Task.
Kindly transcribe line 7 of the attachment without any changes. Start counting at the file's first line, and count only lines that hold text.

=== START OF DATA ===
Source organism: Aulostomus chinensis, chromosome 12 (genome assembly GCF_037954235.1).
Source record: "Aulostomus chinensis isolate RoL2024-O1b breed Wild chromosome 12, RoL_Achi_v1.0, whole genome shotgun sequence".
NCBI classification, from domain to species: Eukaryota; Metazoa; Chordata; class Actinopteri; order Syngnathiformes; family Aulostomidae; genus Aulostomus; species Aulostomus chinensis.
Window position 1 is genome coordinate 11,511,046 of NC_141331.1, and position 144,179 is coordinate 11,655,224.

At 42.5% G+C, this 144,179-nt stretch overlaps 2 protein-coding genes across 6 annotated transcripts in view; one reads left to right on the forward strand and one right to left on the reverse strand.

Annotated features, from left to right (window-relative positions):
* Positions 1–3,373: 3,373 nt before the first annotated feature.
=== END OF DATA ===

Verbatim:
* Positions 1–3,373: 3,373 nt before the first annotated feature.